Why should I vaccinate my puppy?

Vaccinations in dogs and cats work the same way they do in humans. Starting out as puppies and kittens, their immunity needs to be built up in the same manner that human babies do through a vaccination series.

Most pet stores, Art in Motion Pets included, and some breeders do start their puppies and kittens with a series of vaccinations. It’s a good selling point and also starts protection on those babies that have just been weaned from mama. Puppies and kittens are usually started with a distemper combination; which is simply several immunizations combined into a one. All of which are helpful in keeping your new pet disease-free.

Just like humans, these start-up of vaccinations are called a pediatric series and each vaccination should be boostered according to your veterinarian’s policy on vaccinations.
Each one does it a little different, so be sure to ask the Doctor when you go for your new puppy or kitten’s first physical exam or office visit.

The combination of vaccinations include, but are not limited to the following:

Kittens:

FVRCP -
Feline Viral Rhinotracheitis, Calici virus, feline Panleukopenia: They are known as contagious upper respiratory and gastrointestinal diseases that may cause signs like diarrhea, nasal and ocular (eye) discharge, depression, vomiting, reddened eye and more. The feline Panleukopenia is the actual “distemper” virus and is highly contagious and potentially fatal. These diseases are spread through direct contact, or by contact with infected vomit, saliva, stool and urine.

FeLV –
Feline Leukemia Virus: As one of the most dreaded diseases affecting cats today, feline leukemia has proven to be 90% fatal. This disease attacks the autoimmune system – which leaves the cat’s body system unable to fight off even the slightest infections. It is spread through contact with an infected cat by saliva, urine, nasal discharge, and licking. It can even be spread to kittens through momma’s milk.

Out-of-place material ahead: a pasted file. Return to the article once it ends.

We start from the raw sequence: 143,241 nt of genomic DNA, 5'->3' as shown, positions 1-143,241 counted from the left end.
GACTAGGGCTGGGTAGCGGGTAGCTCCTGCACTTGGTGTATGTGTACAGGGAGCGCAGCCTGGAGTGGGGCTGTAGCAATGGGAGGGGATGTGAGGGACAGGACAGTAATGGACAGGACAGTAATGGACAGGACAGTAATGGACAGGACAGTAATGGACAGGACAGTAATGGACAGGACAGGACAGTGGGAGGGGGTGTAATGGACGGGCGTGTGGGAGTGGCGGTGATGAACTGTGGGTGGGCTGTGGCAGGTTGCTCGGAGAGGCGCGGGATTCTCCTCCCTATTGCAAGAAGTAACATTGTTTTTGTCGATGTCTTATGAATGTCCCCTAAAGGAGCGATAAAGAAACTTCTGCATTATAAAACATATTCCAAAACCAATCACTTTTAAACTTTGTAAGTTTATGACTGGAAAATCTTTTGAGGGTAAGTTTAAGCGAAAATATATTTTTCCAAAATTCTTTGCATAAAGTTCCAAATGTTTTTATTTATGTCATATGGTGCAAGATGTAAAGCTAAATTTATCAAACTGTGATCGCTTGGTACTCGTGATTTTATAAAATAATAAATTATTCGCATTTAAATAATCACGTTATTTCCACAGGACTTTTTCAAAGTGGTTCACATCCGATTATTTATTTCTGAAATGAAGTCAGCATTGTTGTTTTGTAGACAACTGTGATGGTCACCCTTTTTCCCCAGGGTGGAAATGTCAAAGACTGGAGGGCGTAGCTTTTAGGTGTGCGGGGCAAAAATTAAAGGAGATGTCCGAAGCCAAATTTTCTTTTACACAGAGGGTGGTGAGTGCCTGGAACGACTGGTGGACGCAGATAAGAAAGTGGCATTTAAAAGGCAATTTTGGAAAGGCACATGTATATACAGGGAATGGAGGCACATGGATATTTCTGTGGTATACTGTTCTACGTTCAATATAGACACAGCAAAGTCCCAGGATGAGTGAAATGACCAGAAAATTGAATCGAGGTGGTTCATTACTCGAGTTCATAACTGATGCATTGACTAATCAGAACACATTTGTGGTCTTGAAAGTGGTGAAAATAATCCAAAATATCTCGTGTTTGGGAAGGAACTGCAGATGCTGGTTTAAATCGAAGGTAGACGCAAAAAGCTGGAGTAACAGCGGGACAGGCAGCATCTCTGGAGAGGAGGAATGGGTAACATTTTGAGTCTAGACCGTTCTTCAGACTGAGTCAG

Dogs:

DHLPPC –
Distemper: Highly contagious virus that causes a fever, eye & nose discharge, bronchitis, pneumonia, diarrhea, and even convulsions. It is often a fatal disease. This disease affects the immune system making the dog’s body unable to fight off infections.

Hepatitis: Also called Adenovirus, this is a disease that affects the liver and can also cause severe kidney damage. Signs include fever, vomiting, diarrhea, and abdominal pain. This disease may also attack the respiratory system and cause pneumonia.

Leptospirosis: This is a bacterial infection that has been on the increase in Indiana. It can be fatal and also transmitted to humans. Signs include lethargy, respiratoy infections, vomiting, and rapid onset of kidney or liver failure.

Parainfluenza: This is a very contagious respiratory virus and is usually associated with “kennel” situations. It causes a dry, hacking cough and is most severe in puppies. It is very difficult to treat.

Parvovirus: This virus attacks the digestive system, causing severe diarrhea and vomiting – which often contain blood. This disease is very contagious and often fatal. Oftentimes, a dog may die before showing signs of illness. Sudden death may be causes by a cardiac form of the disease.

Coronavirus: This disease can occur simultaneously with Parvo, and includes the following signs of diarrhea, vomiting, anorexia, weight loss, excessive thirst, and listlessness.

Article provided by Carrie Good at:
Companion Animal Hospital
820 N. Cass St.
Wabash, IN 46992
260-563-3196

 

 

 


 

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